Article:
And it this faith that gave rise to the Mishneh, Midrash, Talmud, and the Kabballah; some of the most beautiful and poignant sacred literatures that we carry within us, even if we don’t know it as we know medicine, science, mathematics. We know it is there. We know it is in our genes, in our hearts, in our souls, and in our minds. No matter the condition, there was always hope and on that hope for a better tomorrow, great things were accomplished under far worse conditions that what exist in the world today. The process of reducing the Oral Torah to writing was against Jewish law at the time. The Talmud asked, “On what basis were Judah HaNasi and his colleagues at Usha permitted to violate Jewish law and reduce the Oral Torah to writing?” The Talmud responds citing Psalm 119:126:
When the Torah was in danger of being forgotten, for it is stated in Psalms, “It is time to act for the Holy One, for they may violate your Torah.”
It is better to uproot one law of Torah, one letter of Torah, than have the entire Torah forgotten by Israel.”
Our literature responded not with despair caused by rigidity to the old, for during this period of time, when despair and hope hung in the balance, our tradition always, our people always chose hope and then did something about it. What a great lesson – a simple one but profound. The Jewish people suffer from within and without; in the United States there is assimilation, synagogues closing, individual spirituality is being sought and our communal institutions suffer. Israel has very real existential threats from both within and without. The UVJC itself is now suffering from yearly significant deficits.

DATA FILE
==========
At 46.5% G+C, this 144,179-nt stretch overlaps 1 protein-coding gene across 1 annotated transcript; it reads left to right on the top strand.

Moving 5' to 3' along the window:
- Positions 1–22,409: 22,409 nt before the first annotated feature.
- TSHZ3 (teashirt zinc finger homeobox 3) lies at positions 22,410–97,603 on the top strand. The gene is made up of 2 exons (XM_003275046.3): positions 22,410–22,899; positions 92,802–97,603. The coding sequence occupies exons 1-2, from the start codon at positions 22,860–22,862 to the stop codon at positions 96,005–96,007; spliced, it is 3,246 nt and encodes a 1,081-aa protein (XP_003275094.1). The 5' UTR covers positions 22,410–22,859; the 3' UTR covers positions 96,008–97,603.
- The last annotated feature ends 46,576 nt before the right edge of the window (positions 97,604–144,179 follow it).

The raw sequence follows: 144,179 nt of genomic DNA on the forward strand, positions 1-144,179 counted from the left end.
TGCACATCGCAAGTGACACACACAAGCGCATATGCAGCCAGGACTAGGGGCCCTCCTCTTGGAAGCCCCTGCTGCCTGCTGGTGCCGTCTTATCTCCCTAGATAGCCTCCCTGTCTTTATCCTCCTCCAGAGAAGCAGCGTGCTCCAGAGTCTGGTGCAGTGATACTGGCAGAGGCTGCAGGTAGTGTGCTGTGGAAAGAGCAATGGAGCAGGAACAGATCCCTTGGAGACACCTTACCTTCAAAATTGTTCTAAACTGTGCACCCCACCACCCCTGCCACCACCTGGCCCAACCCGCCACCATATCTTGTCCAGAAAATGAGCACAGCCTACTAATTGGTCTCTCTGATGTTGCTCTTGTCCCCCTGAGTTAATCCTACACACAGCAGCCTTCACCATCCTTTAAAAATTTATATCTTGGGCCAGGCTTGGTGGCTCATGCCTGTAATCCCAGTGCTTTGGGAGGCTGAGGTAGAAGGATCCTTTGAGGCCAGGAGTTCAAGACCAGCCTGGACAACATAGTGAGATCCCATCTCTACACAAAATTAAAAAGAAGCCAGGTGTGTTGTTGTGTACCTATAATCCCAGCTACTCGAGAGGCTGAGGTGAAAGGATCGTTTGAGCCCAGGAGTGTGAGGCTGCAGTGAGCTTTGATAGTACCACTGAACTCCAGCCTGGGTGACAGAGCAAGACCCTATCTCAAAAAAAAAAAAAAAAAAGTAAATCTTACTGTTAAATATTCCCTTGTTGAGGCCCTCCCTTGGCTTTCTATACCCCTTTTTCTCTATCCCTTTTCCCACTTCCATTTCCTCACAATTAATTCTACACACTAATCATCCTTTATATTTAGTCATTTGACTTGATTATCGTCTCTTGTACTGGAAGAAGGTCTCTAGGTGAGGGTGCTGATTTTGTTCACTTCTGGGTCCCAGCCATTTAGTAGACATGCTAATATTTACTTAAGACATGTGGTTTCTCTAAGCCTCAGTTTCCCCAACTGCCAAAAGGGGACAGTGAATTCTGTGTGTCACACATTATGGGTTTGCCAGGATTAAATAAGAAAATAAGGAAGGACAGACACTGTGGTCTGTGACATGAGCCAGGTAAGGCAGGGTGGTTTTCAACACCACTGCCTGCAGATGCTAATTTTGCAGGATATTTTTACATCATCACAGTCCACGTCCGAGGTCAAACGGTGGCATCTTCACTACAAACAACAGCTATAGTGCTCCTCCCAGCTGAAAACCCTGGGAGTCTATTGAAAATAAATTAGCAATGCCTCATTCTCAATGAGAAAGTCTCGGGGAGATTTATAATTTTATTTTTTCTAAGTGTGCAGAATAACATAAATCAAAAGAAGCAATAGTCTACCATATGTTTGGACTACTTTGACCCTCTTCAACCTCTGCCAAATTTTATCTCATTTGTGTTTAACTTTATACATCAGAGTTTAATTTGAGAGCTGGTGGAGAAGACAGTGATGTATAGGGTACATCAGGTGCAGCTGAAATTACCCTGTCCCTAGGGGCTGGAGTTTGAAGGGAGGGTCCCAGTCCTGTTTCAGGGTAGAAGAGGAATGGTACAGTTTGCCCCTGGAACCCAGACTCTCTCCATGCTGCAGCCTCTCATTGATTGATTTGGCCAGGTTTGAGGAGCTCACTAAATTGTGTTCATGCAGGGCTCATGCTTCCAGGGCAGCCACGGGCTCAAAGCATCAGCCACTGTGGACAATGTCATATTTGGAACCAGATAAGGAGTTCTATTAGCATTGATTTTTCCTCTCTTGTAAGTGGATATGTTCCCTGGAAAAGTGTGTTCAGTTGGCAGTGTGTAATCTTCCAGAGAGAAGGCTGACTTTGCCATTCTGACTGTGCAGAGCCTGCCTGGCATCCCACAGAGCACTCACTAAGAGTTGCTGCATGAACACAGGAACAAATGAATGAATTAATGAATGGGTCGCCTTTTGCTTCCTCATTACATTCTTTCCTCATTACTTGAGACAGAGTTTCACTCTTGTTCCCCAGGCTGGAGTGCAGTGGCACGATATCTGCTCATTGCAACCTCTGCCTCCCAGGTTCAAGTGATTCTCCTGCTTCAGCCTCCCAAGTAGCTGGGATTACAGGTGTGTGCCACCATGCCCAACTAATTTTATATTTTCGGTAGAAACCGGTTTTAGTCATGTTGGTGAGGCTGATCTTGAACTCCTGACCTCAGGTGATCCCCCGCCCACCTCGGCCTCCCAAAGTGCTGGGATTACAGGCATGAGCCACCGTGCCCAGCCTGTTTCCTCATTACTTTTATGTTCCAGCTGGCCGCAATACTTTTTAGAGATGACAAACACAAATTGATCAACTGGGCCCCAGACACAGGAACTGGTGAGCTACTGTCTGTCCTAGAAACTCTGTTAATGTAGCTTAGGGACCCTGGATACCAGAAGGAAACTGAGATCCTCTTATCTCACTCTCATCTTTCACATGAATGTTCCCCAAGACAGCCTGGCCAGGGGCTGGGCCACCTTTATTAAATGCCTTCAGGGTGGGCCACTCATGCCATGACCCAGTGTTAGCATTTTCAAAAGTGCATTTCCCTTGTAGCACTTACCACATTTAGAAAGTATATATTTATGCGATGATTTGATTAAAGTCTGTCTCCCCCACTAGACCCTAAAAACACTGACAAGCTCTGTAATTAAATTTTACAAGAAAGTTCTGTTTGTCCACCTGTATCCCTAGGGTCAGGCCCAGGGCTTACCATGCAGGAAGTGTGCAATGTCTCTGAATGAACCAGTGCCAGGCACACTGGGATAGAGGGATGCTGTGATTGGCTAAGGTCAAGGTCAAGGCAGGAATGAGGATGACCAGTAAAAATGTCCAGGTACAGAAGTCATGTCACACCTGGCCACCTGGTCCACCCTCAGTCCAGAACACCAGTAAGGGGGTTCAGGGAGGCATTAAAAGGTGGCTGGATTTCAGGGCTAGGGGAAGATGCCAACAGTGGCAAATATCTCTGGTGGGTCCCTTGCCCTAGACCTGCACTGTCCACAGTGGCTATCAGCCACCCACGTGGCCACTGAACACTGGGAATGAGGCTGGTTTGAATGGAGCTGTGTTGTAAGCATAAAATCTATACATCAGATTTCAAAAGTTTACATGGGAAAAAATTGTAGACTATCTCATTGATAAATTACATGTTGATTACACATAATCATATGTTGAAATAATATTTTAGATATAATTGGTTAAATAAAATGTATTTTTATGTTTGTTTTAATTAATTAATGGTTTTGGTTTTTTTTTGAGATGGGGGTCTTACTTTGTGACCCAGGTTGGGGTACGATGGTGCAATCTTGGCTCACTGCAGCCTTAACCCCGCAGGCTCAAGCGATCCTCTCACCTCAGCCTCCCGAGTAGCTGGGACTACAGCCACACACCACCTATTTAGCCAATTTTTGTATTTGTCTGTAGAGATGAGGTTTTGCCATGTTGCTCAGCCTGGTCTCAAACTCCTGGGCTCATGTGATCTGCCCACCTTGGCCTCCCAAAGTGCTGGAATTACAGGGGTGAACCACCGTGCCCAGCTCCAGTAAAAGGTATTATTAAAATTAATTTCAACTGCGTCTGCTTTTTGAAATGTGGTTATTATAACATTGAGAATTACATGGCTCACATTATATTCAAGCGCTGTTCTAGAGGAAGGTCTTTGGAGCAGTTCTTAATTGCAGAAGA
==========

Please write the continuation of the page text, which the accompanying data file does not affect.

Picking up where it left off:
And yet, there is cause for hope. For me, it lies in the promise of the next generation. It lies when in the quietness of the Roth Center Sanctuary, I work with a young person 12 or 13 years of age, one on one, teaching them to chant the liturgical landmarks of our Siddur that dates back to at least the time of the Talmud, the Haftorah, the Torah, their meaning, their writing of a d’var torah. And you know why? It has nothing do with the subject matter. It has everything to do with choice. They care about their faith. They are learning to read, chant, sing words they don’t even understand, because deep down they know, they sense, they trust, that this will last with them a lifetime and will influence their lives. Soccer, basketball, and all the extra-curricular activities are no substitute. They really “know” this truth. Their parents know this truth and we know this truth.
Tragically, there are so many Jewish people in this tiny community alone, who don’t “know” this truth and their absence is noted and felt at this moment.